shares had their biggest percentage increase in nearly a decade Tuesday on hopes that the company is arresting the decline of its core, domestic beverages business. Investors are celebrating prematurely.
The company reported revenue that was in line with estimates and adjusted earnings per share that were ahead of expectations for the quarter ended June 16. Pepsi’s snack business continues to perform well, as American consumers these days are less worried about the health impact of salt consumption but are more worried than ever about sugar.
Comparable sales for the Frito-Lay North America segment rose 4% from a year earlier, while the North America Beverages segment saw a 1% decline.
That decline was milder than previous quarters, cheering investors. The company has increased marketing spending on its core soda products, which appears to have helped stabilize sales. But advertising blitzes can only do so much amid generational shifts in consumer preferences and health consciousness. The long-term outlook for sugary beverage sales still looks bad.
Pepsi of course knows this, but its efforts to respond haven’t been that impressive. It has introduced a new line of zero-calorie flavored soda water called Bubly, which it says is performing extremely well. This, however, is a product segment where consumers aren’t exactly starved for choice, so it is uncertain how much market share Pepsi can grab.
On a conference call, Chief Executive Indra Nooyi also called out a new zero-sugar Gatorade line, “for the light exerciser who didn’t want the carbohydrates that real athletes needed.”
If anything, though, this just highlights how much Pepsi has dragged its feet.
Powerade and Vitaminwater lines have both had zero sugar lines for many years.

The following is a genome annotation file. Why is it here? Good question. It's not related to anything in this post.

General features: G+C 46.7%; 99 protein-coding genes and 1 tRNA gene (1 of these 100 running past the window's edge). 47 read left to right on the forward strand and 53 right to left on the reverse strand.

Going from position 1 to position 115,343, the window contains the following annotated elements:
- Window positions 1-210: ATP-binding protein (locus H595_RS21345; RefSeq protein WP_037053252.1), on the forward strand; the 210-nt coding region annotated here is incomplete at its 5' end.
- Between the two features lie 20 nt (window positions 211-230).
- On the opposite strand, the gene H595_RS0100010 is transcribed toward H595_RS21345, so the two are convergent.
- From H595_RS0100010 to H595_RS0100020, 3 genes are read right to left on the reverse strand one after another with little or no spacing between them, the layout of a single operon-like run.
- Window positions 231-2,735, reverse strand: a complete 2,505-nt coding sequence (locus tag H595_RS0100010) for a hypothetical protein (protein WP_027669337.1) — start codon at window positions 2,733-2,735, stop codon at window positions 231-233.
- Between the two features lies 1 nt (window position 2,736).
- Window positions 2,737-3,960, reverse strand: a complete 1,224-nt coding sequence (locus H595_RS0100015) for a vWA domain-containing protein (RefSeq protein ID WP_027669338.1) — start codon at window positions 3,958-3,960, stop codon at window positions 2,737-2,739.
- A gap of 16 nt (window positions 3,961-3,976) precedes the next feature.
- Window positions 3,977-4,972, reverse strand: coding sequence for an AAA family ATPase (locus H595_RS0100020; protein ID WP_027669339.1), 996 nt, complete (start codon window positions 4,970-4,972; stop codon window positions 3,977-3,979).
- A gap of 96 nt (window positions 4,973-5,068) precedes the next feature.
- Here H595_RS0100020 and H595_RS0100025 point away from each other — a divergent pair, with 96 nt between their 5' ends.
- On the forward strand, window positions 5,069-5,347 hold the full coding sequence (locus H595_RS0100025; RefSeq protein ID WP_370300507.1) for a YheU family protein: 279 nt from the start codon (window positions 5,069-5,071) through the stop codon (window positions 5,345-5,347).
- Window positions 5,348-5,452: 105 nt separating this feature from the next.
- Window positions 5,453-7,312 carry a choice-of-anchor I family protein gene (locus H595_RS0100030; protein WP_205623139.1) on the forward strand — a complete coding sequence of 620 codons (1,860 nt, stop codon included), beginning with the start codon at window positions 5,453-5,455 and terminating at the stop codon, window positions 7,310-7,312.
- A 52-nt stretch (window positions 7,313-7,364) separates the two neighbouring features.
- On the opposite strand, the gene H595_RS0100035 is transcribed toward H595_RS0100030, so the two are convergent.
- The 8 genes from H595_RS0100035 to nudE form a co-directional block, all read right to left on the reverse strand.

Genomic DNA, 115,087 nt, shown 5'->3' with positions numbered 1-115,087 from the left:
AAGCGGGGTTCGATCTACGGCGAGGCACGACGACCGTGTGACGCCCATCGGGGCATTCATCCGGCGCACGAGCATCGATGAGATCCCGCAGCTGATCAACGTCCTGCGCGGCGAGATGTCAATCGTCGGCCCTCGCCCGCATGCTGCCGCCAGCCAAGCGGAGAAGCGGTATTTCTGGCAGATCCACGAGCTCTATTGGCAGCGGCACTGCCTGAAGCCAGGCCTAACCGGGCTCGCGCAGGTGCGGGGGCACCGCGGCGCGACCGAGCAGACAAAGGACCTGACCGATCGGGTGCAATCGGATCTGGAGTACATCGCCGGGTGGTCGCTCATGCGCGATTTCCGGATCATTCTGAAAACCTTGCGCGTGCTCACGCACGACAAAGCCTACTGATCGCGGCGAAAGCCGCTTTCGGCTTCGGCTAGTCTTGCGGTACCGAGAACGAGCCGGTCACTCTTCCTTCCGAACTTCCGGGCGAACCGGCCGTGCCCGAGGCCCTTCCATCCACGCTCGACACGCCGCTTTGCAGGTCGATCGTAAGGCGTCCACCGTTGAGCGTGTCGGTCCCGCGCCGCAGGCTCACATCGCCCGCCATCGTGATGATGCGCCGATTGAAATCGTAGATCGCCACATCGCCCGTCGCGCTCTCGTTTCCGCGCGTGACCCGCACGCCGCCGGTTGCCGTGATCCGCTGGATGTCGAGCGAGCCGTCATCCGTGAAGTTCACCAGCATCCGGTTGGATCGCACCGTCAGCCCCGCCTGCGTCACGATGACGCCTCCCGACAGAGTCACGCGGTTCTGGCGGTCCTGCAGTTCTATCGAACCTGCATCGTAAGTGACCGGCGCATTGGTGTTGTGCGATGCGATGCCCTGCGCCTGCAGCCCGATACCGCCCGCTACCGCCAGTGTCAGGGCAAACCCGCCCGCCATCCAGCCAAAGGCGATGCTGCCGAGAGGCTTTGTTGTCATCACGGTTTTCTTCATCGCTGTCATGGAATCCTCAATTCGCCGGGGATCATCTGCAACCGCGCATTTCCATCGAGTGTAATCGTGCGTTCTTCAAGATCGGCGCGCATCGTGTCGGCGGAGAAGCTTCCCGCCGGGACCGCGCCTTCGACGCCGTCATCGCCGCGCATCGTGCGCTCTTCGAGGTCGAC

In April, Ms. Nooyi said Pepsi was considering spinning off or selling its bottling operations. Rival Coca-Cola is just wrapping up a yearslong process of moving these operations to independent bottlers. The merits of such a move are debatable. Coca-Cola has shifted back and forth over the years. Even so, analysts were generally positive on the possibility as it would help cut costs amid a surge in shipping rates. Of course this also means the businesses might fetch a less attractive price if sold.
On Tuesday’s conference call, however, Ms. Nooyi appeared to tone down expectations for any major moves.
“There’s always going to be short-term reservations when competitors go through major changes in their business models,” she said. “Our challenge is to maintain a very steady hand.”
Pepsi shares are currently trading at around 19 times forward earnings, compared with a five-year average of 20.4 times, according to FactSet. Until there is a more convincing turnaround in its single largest business, that discount looks justified. Shares may have popped, but don’t expect them keep sparkling.
Write to Aaron Back at email@example.com